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Protecting Your Elderly Family Members from Scams

As the number of aging Americans continues to grow, more and more scams are targeting people 60 and older, who are often perceived as more trusting and polite.

What kinds of scams are out there?
One of the most common frauds is known as the "grandparent scam," in which con artists scare their elderly suspects with a phone call in the middle of the night, catching them off guard with a heartbreaking story about a loved one. The "grandchild" is always in need of cash, asking the victim to wire funds through a money-transfer service and repeatedly mentioning not to tell anyone.

Besides the grandparent scam, those who prey on the elderly have plenty of other tricks up their sleeves. For example:

  • Scammers posing as telemarketers ask for donations to civic causes, attempting to appeal to the older generation's patriotism.
  • Imposters pretending to be with a government agency, such as the Social Security Administration or Internal Revenue Service, try to convince their targets that they must pay an exorbitant sum to comply with new regulations.
  • Crooks claiming to represent a well-known company, such as Wal-Mart, inform their targets that they've won a sweepstakes and need to make a payment to obtain the supposed prize.

How can you protect yourself and your older family members?

  • Never wire or send money to someone you don't know, no matter what the circumstances may be or how convincing the person is. Once you wire money, you cannot get it back. Also remember that legal sweepstakes don't require you to pay taxes or other fees in order to claim your winnings.
  • Don't forget your common sense. Fraudsters call at times when they think they can catch you off guard. They also create a sense of urgency, pressuring you to send them money before you find out who they really are. As disturbing as the call may be, remember to keep calm and rely on your common sense.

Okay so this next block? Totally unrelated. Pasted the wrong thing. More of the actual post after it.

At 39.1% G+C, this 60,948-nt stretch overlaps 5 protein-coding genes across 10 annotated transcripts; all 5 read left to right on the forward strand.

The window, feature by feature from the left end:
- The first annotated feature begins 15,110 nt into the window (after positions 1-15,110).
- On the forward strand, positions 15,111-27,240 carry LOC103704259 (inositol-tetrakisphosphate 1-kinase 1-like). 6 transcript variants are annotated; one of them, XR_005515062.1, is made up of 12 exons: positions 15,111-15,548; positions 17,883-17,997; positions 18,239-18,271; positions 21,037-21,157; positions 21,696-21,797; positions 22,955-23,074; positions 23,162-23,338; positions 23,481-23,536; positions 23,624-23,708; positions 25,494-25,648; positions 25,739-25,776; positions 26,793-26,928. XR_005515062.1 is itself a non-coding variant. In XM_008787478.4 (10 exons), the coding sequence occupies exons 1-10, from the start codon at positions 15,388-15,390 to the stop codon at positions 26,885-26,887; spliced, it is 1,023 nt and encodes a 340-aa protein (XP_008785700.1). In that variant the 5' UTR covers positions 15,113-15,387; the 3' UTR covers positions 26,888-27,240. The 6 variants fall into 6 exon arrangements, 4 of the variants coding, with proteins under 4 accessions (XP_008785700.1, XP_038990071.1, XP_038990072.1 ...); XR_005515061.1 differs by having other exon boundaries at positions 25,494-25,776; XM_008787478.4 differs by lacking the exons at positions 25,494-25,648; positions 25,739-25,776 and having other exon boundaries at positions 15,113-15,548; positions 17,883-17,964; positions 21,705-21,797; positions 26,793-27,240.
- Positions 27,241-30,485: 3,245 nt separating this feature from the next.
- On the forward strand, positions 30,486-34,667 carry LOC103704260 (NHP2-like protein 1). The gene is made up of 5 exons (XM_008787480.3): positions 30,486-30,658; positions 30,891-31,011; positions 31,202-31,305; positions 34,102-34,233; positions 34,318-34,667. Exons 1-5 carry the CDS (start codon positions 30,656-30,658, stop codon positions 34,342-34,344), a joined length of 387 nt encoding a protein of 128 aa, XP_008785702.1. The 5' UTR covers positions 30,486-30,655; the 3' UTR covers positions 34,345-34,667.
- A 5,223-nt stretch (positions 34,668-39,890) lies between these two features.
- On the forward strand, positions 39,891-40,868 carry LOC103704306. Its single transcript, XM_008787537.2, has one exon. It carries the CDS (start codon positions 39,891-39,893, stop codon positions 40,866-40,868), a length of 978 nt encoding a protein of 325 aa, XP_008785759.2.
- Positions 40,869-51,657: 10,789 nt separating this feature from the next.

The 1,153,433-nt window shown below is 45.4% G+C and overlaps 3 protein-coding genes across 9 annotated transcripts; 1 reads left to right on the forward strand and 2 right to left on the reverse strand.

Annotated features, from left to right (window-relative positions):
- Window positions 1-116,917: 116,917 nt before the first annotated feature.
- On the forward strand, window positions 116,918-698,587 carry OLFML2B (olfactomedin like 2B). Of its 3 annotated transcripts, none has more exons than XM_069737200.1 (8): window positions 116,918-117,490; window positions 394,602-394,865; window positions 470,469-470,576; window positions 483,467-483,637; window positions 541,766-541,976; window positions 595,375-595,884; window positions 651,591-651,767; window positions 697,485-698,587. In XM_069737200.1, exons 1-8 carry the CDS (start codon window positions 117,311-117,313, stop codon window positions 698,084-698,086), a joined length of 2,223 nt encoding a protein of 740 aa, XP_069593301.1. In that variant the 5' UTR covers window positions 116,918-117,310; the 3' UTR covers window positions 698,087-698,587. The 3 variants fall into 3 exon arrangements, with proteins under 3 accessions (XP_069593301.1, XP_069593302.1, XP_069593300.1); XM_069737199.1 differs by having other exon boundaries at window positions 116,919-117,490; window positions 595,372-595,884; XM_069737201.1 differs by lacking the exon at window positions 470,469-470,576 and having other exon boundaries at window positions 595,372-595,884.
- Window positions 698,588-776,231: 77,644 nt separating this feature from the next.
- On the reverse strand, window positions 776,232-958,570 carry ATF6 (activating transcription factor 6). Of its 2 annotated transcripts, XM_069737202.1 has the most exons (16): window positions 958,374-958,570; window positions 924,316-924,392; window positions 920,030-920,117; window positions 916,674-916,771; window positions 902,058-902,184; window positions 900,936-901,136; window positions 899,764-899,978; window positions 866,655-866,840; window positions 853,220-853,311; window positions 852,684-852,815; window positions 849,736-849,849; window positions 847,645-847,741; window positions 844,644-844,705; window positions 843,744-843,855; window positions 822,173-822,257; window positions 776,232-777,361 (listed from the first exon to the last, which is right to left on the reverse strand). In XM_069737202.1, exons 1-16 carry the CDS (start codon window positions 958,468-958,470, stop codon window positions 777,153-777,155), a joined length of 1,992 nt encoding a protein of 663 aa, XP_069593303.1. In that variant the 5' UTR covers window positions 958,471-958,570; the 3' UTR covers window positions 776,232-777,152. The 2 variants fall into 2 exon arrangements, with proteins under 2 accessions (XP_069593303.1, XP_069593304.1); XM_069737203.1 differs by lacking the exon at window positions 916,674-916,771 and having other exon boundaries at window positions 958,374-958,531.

• Question the caller. If someone contacts you claiming to be a family member, friend, or someone else you know, ask the caller questions to confirm his or her identity. You could quiz him or her on the date of a family's member birthday, the name of a pet, or the restaurant you last went to together.
  • Confirm the emergency situation. To determine if the situation is real, call sources who can verify where the person in question is. If someone calls claiming to be your grandchild, contact your actual grandchild's parents immediately.
  • Be wary of strange messages. Usually, these scams don't involve meeting anyone personally; rather, the scammers will keep their distance, contacting you by phone, letter, fax, e-mail, or even text message.
  • Know that scammers don't always ask for sizable amounts of cash. In most cases, it's between $500 and $5,000. If you wire money once, the scammer may continue to contact you in the hope that you'll keep sending money, upping the requested amount each time.
  • Protect your computer, tablet, and smartphone information. Don't let scammers get their hands on your e-mail account, phone contacts, or passwords stored on your electronic devices.
  • Contact your local law enforcement department if you're concerned that a con artist is targeting you.

Remember, scams are ever-changing, and fraudsters are constantly coming up with new ways to take advantage of unsuspecting victims. To stay up to date on the latest scam alerts, visit the Federal Trade Commission's website at www.ftc.gov/bcp/edu/microsites/phonefraud/index.shtml.


2012 Commonwealth Financial Network